Some of you may have seen social media posts or signs with statements such as 'you can't milk a pine tree' and, my personal favourite, 'it's the farters versus the radiatas'.
These catchphrases come from a well-organised group called 50 Shades of Green.
The group will protest at Parliament today against what they say is mass afforestation that is decimating rural communities.
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What may come as a surprise is that we are on common ground. No one wants to see our primary sector, which brings in more than $46 billion a year in exports, impeded in any way. No one has an interest in that.
The Government is listening to rural communities' concerns and the narrative that farming is under threat from forestry is not backed by facts.
The level of new planting we're seeing is tiny compared to the boom of the late 1990s and the deforestation of the early 2000s. It's another chapter in our history of changing land use.
Under the One Billion Trees target, the amount of forestry land would increase from 1.7 million hectares to 2 million hectares by 2028. We had 2 million hectares of forest land in 2002 and between that year and 2016, while forestry land shrunk, the area of dairy farming land grew from 1.8 million hectares to 2.6 million hectares.
Farmland covers 12.1 million hectares in New Zealand – with about 8.5 million being in sheep and beef. Even if all new tree planting was on sheep and beef land, that would mean a 2.5 to 5 per cent reduction.
Despite what some say, the Government is not subsiding whole-farm conversions or allowing foreign carbon speculators to buy up farms, and plant permanent forests for carbon credits.
The One Billion Trees Fund's purpose is to help farmers integrate trees onto their properties, which helps diversify their incomes while improving environmental outcomes. We want the 'right tree, right place, for the right purpose'.
The Government provides higher grant rates for native species over pine. Two thirds of the trees established through the Fund will be natives.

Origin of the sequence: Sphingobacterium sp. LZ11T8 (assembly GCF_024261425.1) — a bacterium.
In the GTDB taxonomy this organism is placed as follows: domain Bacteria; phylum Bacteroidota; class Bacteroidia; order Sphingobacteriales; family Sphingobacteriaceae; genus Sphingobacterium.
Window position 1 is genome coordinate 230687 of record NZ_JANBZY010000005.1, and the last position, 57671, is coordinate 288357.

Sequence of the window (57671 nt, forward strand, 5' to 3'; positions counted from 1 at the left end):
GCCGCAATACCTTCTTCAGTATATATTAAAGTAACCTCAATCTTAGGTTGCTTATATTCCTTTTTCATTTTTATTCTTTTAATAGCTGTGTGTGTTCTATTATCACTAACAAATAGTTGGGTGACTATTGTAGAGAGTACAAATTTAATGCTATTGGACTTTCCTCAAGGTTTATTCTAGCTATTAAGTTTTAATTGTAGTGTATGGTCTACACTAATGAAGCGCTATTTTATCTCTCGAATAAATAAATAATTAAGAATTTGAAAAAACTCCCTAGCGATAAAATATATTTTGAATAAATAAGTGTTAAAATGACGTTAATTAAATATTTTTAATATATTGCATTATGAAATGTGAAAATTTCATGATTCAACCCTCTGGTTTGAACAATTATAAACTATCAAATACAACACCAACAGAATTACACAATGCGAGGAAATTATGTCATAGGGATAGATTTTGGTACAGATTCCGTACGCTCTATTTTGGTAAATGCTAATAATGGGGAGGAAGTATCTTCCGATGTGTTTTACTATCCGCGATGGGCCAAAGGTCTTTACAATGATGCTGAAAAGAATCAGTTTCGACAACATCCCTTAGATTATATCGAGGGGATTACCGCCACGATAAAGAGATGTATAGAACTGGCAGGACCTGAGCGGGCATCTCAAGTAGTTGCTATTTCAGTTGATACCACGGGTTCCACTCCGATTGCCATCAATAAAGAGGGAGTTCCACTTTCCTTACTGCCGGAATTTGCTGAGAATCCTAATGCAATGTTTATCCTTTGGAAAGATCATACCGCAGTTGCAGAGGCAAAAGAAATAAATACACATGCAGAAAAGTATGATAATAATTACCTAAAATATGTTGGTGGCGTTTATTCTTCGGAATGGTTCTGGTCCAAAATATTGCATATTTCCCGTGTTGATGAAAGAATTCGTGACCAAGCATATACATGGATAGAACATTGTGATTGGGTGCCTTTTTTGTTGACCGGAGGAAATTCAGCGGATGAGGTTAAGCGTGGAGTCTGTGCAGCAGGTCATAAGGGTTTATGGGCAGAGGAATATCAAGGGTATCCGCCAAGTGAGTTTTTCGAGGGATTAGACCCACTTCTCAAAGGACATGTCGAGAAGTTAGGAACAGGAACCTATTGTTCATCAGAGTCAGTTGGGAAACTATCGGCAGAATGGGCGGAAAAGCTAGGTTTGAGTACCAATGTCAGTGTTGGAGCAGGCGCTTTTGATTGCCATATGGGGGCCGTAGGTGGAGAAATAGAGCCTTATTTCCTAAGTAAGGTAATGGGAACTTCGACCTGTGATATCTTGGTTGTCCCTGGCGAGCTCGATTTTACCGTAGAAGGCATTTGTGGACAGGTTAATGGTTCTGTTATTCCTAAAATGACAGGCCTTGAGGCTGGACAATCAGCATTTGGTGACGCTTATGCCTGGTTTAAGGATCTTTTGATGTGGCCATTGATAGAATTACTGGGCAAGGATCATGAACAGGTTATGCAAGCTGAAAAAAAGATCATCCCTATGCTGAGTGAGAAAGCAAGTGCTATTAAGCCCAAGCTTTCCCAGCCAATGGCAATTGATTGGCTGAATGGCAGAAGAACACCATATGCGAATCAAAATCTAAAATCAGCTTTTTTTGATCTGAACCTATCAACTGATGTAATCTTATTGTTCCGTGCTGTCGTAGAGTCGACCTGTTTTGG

The streamlined rules for offshore investors only apply to production forests so talk that the rules are being gamed by offshore carbon speculators is wrong.
The latest Overseas Investment Office statistics show about 8800 hectares of farmland has been converted to forestry under the new special benefits test – that's one thousandth of New Zealand's total sheep and beef land.
One of the issues is that some sales are happening between Kiwi buyers and Kiwi sellers. Farmers can choose who they sell to and it's not the role of Government to circumscribe farmers' property rights. We're actively encouraging the likes of the Real Estate Institute of New Zealand to provide more precise data about land sales so we can see how things are tracking. We're a proud, food-producing nation and the Government is committed to protecting our most productive soils.
Contrary to some reporting, there is no Government policy that encourages high-value pastoral land to be planted in pine trees nor is there evidence of this happening.
We're watching closely, as we know many parts of our economy, including farming, face adjustments as we grapple with the challenges of climate change. The Government committed $229 million in this year's Budget to help farmers and the primary sector through the transition. There will be more support.
The $3 billion Provincial Growth Fund (PGF) is injecting significant confidence into many rural communities, creating new opportunities and thousands of jobs.
We're focusing on wood processing to ensure a value chain is created through the One Billion Trees programme, not solely the planting of more trees, and horticulture and aquaculture continue to be priority areas for the PGF.
We're supporting skills and employment programmes, facilitating export growth, boosting food production and increasing water storage. Many of our farmers are planting trees now and taking other actions to improve things like waterway health because they know it will help their businesses and communities.
I look forward to meeting protesters outside Parliament today to hear their concerns and remind them this is not a Government that has turned its back on the primary sector; this is a Government that walks alongside it.
- Shane Jones is Minster of Forestry and Regional Economic Development. He is a member of NZ First.